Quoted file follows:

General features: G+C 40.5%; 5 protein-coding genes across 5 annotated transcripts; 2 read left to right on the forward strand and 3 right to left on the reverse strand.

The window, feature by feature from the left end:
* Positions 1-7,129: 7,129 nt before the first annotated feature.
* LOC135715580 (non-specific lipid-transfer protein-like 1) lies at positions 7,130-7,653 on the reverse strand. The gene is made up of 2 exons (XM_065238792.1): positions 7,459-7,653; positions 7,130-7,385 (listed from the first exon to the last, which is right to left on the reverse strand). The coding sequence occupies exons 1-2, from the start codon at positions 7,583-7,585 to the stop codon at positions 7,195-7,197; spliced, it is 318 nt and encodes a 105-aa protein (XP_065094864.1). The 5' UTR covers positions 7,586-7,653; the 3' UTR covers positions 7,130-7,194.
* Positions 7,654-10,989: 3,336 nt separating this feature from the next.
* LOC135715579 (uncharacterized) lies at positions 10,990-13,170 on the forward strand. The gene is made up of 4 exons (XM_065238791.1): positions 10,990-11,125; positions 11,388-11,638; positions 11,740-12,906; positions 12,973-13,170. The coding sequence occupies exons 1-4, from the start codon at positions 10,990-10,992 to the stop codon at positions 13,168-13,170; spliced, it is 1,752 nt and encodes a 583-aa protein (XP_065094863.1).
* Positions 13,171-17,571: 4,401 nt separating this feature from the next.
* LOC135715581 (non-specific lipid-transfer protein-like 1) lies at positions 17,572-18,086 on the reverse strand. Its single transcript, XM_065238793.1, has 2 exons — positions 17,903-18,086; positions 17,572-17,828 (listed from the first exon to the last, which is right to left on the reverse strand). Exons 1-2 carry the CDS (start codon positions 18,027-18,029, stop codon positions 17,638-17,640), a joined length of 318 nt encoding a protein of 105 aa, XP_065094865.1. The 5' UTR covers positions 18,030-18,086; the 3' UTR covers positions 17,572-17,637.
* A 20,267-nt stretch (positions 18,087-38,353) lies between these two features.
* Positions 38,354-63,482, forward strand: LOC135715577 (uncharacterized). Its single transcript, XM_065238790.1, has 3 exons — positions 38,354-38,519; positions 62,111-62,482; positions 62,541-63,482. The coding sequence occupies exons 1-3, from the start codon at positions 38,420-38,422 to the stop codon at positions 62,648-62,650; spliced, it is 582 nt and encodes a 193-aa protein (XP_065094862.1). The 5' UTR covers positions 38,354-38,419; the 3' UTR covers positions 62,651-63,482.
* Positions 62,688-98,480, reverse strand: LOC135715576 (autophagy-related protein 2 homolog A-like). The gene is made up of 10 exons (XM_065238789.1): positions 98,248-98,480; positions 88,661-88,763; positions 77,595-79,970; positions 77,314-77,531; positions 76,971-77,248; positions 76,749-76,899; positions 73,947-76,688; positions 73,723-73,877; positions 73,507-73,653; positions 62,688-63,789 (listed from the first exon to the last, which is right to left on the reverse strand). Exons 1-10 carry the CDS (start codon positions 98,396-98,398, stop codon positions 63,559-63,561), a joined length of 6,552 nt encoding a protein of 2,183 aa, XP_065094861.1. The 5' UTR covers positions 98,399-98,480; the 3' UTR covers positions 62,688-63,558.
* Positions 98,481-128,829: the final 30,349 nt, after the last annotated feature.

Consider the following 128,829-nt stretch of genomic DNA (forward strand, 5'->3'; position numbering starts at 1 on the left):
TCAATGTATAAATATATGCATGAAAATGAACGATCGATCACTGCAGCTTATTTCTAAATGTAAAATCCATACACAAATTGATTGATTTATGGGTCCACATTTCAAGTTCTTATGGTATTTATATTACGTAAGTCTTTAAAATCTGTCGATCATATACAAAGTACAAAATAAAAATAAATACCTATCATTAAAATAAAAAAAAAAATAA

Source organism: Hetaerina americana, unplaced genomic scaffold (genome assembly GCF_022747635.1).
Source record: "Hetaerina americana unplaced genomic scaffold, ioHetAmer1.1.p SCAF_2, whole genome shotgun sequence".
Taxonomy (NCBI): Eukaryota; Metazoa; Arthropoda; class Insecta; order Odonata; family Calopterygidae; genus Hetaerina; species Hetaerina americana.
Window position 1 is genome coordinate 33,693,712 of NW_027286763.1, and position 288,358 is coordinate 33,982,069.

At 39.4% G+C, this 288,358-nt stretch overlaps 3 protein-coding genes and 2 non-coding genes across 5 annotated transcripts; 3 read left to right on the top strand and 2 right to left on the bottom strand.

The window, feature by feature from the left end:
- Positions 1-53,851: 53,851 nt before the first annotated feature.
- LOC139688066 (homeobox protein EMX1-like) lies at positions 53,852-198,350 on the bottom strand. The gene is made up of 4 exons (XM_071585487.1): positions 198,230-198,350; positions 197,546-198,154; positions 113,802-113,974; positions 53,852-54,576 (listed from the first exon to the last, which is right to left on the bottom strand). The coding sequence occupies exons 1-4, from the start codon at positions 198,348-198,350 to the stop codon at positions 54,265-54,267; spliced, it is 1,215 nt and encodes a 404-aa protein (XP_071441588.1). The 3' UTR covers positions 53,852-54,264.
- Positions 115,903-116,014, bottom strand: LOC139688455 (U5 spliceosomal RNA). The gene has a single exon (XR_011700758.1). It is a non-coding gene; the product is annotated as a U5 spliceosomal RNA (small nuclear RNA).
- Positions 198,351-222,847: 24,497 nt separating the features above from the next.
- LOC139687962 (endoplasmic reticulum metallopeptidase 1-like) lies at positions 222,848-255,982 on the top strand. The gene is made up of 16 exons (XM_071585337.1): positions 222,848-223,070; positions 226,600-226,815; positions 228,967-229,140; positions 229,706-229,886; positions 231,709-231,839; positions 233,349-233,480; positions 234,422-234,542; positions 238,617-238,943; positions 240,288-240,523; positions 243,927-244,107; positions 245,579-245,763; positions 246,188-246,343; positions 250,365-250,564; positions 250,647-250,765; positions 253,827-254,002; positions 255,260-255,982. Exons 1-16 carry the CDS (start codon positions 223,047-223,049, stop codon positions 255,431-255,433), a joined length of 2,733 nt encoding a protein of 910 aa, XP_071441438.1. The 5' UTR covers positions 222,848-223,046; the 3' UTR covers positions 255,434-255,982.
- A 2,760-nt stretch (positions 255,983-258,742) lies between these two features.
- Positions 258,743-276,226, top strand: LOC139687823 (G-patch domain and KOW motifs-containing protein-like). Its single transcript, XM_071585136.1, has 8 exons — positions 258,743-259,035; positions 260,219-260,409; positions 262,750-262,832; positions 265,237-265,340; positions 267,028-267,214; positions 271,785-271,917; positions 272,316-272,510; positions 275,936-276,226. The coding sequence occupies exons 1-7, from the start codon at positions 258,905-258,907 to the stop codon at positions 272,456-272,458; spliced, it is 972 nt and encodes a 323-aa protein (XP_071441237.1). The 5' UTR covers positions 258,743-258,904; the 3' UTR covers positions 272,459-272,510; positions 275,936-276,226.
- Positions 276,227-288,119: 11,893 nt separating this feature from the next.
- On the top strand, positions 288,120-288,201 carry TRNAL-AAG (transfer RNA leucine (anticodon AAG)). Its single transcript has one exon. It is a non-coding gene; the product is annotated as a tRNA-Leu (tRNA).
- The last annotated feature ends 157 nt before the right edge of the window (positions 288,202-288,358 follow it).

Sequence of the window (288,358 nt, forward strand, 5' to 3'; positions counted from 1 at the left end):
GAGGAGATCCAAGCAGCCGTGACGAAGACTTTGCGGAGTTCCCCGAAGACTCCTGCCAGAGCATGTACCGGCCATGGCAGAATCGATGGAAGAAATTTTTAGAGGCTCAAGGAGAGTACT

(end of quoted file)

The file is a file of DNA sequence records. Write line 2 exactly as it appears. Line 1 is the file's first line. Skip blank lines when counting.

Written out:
The window, feature by feature from the left end: